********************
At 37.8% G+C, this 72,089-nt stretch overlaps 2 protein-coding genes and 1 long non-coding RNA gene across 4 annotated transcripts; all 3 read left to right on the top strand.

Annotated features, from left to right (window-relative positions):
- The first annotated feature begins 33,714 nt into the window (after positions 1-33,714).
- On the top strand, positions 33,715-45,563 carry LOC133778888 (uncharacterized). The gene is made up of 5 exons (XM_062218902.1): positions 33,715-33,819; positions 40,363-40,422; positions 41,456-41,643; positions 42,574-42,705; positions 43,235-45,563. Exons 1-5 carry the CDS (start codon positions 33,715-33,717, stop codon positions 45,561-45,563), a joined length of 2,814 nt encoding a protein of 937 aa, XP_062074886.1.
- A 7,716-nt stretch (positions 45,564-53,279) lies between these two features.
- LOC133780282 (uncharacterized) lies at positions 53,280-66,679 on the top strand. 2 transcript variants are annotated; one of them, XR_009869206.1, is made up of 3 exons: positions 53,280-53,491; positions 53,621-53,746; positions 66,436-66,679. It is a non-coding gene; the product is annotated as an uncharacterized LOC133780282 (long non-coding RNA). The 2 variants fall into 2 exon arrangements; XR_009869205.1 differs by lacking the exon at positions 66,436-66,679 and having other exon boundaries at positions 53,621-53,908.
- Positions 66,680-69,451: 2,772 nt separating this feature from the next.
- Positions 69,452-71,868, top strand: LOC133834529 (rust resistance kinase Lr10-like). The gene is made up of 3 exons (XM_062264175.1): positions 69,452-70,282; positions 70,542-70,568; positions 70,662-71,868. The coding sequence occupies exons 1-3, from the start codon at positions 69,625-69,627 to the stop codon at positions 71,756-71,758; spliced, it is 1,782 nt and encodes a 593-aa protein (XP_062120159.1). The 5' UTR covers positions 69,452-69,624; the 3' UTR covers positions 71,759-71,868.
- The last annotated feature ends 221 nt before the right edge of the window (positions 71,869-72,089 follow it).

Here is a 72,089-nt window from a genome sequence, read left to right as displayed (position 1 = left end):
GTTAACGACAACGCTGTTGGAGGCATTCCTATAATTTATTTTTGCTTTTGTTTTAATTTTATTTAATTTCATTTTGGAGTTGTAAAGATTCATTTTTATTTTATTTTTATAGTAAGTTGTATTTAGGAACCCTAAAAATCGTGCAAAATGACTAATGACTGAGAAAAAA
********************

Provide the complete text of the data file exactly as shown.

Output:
At 37.8% G+C, this 72,089-nt stretch overlaps 2 protein-coding genes and 1 long non-coding RNA gene across 4 annotated transcripts; all 3 read left to right on the top strand.

Annotated features, from left to right (window-relative positions):
- The first annotated feature begins 33,714 nt into the window (after positions 1-33,714).
- On the top strand, positions 33,715-45,563 carry LOC133778888 (uncharacterized). The gene is made up of 5 exons (XM_062218902.1): positions 33,715-33,819; positions 40,363-40,422; positions 41,456-41,643; positions 42,574-42,705; positions 43,235-45,563. Exons 1-5 carry the CDS (start codon positions 33,715-33,717, stop codon positions 45,561-45,563), a joined length of 2,814 nt encoding a protein of 937 aa, XP_062074886.1.
- A 7,716-nt stretch (positions 45,564-53,279) lies between these two features.
- LOC133780282 (uncharacterized) lies at positions 53,280-66,679 on the top strand. 2 transcript variants are annotated; one of them, XR_009869206.1, is made up of 3 exons: positions 53,280-53,491; positions 53,621-53,746; positions 66,436-66,679. It is a non-coding gene; the product is annotated as an uncharacterized LOC133780282 (long non-coding RNA). The 2 variants fall into 2 exon arrangements; XR_009869205.1 differs by lacking the exon at positions 66,436-66,679 and having other exon boundaries at positions 53,621-53,908.
- Positions 66,680-69,451: 2,772 nt separating this feature from the next.
- Positions 69,452-71,868, top strand: LOC133834529 (rust resistance kinase Lr10-like). The gene is made up of 3 exons (XM_062264175.1): positions 69,452-70,282; positions 70,542-70,568; positions 70,662-71,868. The coding sequence occupies exons 1-3, from the start codon at positions 69,625-69,627 to the stop codon at positions 71,756-71,758; spliced, it is 1,782 nt and encodes a 593-aa protein (XP_062120159.1). The 5' UTR covers positions 69,452-69,624; the 3' UTR covers positions 71,759-71,868.
- The last annotated feature ends 221 nt before the right edge of the window (positions 71,869-72,089 follow it).

Here is a 72,089-nt window from a genome sequence, read left to right as displayed (position 1 = left end):
GTTAACGACAACGCTGTTGGAGGCATTCCTATAATTTATTTTTGCTTTTGTTTTAATTTTATTTAATTTCATTTTGGAGTTGTAAAGATTCATTTTTATTTTATTTTTATAGTAAGTTGTATTTAGGAACCCTAAAAATCGTGCAAAATGACTAATGACTGAGAAAAAA